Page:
The exception to this rule is the case when media consumers have a pre-existing relationship with the producer, as in the case of the Radiohead album with “pay what you want” pricing. By creating a feeling of community with the band, and by effectively giving fans a means of expressing their thanks and loyalty via pricing, the band got about $5 per download on average.

    The challenge for new artists is: how to build that kind of relationship with prospective fans?

    To put it another way, rather than “they should be paying because they like the novel”, the reality is: they will pay if they like you. They won’t pay “for” the novel in the old “exchange of money for goods or services” way, but they will pay you if they like you (and part of liking you is liking the novel, and the previous novel… it’s all about building the relationship over time.)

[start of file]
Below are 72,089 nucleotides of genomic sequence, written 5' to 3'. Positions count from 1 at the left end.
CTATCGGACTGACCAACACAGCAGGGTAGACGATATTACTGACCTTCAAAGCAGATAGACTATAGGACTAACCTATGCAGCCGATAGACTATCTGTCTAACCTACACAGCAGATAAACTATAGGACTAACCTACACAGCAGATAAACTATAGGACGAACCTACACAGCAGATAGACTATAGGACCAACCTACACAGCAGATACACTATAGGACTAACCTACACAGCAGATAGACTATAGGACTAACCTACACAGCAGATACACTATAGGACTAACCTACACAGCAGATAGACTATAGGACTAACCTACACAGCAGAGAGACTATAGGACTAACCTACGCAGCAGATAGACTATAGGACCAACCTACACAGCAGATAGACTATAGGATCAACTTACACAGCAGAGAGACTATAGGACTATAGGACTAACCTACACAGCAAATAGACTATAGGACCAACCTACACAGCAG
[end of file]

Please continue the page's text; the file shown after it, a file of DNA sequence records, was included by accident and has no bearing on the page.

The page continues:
We can therefore predict that the successful artist of the future will be someone with a highly likeable public persona who turns out work that appeals to the sentiments of the crowd. If that sounds like Charles Dickens, I don’t think it is at all a matter of coincidence.

    There will still be a place for awkward buggers whose art makes people really uncomfortable, but the reality is that they have never had much of a place, simply because people don’t like them very much.

  10. Cory Doctorow says:

    There are a small number of graphic novelists earning a good living from their online work, just as there are a small number of graphic novelists earning a good living from offline work.

    And just as with music: most people who set out to make graphic novels don’t get any money. A small number get some money. A smaller number get lots of money.

    The difference — as with music — is that in the online world, the pool who don’t make any money at least get the consolation of actually having their work read or seen.